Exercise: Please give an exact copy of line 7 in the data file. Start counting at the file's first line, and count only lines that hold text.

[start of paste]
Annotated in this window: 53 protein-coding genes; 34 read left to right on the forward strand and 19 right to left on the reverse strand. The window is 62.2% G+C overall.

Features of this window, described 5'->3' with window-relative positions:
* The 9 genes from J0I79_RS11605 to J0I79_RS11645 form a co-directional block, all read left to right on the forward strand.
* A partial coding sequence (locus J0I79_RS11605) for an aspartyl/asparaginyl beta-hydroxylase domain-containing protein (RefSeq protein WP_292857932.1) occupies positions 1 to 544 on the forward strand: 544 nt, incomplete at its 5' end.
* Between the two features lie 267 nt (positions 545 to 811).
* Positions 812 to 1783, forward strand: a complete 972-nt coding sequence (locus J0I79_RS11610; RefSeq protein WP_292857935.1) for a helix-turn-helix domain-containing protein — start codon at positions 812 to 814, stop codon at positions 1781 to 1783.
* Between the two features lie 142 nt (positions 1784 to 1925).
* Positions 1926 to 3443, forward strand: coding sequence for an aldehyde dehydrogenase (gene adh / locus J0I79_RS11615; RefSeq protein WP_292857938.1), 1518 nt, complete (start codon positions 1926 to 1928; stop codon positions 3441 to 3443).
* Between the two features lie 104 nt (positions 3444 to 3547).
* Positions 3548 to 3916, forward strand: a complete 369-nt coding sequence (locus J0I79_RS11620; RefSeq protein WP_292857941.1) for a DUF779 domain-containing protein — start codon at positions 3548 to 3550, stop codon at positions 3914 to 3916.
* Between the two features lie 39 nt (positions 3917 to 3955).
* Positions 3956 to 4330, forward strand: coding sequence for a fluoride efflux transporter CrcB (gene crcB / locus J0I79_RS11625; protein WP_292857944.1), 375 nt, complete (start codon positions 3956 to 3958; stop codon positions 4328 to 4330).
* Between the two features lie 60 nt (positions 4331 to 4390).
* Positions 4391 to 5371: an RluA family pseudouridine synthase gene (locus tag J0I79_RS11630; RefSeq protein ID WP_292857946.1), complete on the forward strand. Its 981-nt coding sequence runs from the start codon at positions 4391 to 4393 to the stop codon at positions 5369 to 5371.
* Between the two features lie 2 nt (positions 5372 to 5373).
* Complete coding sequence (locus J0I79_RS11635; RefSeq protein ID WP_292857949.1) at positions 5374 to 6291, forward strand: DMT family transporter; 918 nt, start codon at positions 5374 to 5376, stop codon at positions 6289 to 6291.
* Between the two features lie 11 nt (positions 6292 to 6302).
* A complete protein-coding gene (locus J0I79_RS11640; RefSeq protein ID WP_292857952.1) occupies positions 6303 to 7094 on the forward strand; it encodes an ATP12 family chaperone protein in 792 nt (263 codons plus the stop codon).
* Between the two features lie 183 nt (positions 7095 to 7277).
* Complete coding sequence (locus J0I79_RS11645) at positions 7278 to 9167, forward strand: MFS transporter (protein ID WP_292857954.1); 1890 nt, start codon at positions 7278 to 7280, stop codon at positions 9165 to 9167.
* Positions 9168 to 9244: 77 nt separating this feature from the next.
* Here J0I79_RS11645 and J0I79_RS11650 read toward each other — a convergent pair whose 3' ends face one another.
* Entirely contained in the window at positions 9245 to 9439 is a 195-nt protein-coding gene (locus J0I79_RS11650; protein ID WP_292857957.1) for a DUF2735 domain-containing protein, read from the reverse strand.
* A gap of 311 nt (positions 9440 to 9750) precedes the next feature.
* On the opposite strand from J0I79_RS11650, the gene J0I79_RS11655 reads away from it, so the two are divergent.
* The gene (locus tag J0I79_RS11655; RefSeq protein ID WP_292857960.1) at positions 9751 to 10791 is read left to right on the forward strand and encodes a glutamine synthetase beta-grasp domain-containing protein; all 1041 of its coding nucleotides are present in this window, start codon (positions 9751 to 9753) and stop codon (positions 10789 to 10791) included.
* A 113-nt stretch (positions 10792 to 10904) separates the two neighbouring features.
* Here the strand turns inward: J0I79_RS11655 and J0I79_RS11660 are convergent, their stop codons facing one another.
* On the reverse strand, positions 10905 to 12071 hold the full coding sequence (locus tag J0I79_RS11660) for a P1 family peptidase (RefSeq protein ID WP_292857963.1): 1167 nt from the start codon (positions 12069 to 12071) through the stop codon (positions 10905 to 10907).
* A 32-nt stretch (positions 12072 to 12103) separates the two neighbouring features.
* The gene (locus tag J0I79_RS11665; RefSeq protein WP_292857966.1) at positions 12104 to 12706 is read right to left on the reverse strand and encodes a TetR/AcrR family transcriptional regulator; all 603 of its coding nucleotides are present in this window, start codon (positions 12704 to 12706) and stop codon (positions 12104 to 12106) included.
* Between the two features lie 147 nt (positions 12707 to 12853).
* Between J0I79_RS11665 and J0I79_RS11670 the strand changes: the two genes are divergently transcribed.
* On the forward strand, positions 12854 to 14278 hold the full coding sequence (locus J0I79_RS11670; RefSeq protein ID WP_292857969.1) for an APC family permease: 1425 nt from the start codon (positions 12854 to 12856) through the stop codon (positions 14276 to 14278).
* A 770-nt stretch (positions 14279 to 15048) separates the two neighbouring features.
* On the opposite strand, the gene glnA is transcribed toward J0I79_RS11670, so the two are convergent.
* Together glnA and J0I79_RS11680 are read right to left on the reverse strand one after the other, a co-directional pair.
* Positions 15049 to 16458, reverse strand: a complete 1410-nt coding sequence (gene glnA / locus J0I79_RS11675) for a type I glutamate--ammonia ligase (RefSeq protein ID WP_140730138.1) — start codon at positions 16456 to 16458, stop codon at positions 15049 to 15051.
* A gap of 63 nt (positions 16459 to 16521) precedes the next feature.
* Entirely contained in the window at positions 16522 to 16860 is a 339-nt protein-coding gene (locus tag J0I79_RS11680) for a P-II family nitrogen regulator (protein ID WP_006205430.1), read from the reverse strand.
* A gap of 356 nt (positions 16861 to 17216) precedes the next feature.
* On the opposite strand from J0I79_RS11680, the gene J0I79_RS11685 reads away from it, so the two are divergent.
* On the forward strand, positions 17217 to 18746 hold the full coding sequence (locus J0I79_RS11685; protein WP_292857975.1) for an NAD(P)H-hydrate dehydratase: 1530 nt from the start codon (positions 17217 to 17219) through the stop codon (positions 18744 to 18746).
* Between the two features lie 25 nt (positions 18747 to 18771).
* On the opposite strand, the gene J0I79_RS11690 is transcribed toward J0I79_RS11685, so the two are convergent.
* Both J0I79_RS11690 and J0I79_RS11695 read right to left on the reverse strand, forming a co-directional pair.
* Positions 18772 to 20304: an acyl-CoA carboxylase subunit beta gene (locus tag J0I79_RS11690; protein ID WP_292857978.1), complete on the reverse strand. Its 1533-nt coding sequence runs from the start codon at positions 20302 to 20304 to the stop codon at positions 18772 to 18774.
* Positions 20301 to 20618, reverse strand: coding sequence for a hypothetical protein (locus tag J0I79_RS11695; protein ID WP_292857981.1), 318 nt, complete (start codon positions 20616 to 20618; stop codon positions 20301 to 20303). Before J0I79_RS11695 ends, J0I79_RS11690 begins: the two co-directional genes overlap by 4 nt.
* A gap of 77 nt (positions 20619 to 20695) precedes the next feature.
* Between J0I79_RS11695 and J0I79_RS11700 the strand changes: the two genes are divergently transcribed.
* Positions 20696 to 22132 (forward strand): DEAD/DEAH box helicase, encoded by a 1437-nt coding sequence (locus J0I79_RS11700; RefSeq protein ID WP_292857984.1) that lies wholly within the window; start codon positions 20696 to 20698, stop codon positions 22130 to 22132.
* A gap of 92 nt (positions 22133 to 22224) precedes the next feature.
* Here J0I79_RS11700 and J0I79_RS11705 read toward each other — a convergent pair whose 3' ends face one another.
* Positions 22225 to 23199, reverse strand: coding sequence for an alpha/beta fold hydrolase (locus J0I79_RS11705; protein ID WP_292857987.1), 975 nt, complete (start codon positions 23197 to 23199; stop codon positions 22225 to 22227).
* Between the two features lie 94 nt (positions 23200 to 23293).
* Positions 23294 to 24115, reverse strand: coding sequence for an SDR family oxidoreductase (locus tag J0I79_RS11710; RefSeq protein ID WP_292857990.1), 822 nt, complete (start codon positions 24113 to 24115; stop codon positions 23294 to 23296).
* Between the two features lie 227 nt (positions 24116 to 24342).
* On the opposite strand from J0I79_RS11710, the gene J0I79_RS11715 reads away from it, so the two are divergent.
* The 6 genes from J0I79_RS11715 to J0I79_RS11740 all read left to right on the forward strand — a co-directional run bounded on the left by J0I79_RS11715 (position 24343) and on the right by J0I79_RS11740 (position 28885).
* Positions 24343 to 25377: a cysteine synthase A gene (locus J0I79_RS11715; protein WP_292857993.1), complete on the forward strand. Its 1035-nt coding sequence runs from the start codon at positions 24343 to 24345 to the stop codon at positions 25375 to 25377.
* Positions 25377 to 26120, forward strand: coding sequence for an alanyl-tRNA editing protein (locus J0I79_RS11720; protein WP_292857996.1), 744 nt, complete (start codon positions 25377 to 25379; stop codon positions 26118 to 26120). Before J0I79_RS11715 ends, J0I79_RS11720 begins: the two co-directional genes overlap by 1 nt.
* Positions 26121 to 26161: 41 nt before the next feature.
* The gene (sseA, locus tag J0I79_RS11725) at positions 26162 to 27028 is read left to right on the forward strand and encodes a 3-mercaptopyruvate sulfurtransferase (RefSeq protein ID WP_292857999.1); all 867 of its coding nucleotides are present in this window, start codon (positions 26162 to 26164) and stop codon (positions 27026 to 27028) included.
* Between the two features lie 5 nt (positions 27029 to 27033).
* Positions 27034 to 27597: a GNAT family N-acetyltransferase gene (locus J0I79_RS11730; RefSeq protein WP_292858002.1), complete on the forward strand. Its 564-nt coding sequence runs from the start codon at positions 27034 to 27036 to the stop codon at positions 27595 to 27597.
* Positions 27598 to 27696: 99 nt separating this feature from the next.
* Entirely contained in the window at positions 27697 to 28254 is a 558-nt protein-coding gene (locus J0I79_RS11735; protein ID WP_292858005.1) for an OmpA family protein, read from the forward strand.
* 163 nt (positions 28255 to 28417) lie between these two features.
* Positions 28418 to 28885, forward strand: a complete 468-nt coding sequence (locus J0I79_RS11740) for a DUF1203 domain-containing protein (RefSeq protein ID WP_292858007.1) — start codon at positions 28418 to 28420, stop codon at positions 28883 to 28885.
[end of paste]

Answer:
* Between the two features lie 142 nt (positions 1784 to 1925).